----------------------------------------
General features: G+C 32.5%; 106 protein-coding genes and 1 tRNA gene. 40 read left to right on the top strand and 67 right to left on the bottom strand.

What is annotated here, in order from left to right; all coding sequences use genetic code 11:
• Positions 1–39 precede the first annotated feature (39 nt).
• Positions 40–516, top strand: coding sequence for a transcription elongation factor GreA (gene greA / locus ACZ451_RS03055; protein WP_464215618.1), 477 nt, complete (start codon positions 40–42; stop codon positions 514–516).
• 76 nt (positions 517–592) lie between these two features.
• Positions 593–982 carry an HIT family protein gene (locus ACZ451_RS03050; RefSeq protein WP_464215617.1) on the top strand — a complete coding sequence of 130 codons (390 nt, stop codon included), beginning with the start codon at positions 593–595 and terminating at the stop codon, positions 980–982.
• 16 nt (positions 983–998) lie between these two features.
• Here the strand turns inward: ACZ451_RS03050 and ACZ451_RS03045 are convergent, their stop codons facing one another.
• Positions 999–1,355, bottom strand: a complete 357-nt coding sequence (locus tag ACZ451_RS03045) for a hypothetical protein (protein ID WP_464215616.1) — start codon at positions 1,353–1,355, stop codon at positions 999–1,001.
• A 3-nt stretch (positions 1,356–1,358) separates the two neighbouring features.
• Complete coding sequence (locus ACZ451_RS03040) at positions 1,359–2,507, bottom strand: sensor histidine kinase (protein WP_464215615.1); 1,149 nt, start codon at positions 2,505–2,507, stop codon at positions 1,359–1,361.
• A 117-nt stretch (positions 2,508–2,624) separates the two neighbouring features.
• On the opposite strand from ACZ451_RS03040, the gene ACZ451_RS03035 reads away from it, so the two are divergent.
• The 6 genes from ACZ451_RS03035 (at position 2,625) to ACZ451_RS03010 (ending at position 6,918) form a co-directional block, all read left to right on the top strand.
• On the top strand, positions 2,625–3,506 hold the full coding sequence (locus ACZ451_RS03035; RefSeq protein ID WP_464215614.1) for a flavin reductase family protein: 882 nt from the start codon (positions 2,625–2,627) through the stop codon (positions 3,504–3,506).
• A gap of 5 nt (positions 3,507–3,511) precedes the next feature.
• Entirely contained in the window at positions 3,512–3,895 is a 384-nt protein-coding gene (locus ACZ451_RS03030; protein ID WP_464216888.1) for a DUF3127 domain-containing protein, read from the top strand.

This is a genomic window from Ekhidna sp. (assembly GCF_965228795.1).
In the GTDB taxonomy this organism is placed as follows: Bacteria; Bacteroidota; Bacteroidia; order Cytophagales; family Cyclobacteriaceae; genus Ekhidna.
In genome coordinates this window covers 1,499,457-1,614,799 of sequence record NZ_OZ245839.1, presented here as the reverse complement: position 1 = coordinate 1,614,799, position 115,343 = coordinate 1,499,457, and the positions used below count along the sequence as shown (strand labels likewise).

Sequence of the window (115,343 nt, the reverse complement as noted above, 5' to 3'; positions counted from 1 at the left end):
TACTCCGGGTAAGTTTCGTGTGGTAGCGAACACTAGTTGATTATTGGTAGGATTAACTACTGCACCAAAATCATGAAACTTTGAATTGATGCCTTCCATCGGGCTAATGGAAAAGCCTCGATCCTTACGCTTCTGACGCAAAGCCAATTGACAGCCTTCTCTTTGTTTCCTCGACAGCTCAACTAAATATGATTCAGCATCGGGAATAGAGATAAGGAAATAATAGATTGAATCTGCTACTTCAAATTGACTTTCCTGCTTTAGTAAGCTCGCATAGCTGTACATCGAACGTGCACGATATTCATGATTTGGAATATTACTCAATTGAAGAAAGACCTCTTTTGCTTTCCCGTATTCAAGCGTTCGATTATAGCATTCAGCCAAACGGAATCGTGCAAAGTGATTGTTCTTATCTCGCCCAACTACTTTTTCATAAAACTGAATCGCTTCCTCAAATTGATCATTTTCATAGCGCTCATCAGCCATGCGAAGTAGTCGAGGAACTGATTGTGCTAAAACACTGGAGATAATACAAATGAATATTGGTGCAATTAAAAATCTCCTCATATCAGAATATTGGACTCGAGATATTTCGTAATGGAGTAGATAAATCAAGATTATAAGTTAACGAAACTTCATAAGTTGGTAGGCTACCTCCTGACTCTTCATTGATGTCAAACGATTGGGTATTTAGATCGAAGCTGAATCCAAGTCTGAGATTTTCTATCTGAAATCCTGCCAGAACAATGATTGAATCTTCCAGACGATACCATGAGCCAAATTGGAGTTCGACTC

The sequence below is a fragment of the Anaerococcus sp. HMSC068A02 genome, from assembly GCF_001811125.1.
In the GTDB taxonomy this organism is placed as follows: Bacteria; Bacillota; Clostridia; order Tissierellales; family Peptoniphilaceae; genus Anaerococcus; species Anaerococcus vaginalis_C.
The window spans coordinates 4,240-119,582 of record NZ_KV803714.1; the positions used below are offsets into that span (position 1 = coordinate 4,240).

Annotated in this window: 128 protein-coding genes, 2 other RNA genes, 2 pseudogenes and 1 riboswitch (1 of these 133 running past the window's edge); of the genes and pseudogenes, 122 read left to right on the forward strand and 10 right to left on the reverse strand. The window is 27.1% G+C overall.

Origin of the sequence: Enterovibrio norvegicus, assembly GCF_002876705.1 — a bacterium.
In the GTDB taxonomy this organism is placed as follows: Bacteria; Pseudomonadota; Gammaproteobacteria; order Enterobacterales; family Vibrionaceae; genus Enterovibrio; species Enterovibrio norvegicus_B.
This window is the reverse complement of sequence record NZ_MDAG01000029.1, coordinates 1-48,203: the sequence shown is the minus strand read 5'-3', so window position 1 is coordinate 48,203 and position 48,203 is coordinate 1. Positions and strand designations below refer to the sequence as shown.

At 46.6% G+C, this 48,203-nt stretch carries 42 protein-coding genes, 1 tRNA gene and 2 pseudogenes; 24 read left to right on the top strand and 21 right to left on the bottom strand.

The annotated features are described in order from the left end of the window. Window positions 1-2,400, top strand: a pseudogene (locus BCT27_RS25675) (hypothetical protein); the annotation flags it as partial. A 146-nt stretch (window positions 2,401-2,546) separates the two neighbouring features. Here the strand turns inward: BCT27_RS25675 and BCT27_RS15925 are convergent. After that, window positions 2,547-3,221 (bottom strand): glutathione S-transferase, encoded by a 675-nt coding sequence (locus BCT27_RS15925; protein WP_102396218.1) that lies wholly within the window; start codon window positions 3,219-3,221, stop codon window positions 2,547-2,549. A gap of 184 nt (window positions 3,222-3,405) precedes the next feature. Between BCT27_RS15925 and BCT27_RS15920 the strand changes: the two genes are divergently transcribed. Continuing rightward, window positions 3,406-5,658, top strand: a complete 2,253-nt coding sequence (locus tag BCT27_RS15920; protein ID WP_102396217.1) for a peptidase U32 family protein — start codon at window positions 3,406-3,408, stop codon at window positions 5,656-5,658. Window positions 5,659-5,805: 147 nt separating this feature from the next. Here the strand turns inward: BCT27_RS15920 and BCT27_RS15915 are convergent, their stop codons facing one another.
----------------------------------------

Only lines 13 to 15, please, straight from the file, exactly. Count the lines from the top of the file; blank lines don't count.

• On the opposite strand from ACZ451_RS03040, the gene ACZ451_RS03035 reads away from it, so the two are divergent.
• The 6 genes from ACZ451_RS03035 (at position 2,625) to ACZ451_RS03010 (ending at position 6,918) form a co-directional block, all read left to right on the top strand.
• On the top strand, positions 2,625–3,506 hold the full coding sequence (locus ACZ451_RS03035; RefSeq protein ID WP_464215614.1) for a flavin reductase family protein: 882 nt from the start codon (positions 2,625–2,627) through the stop codon (positions 3,504–3,506).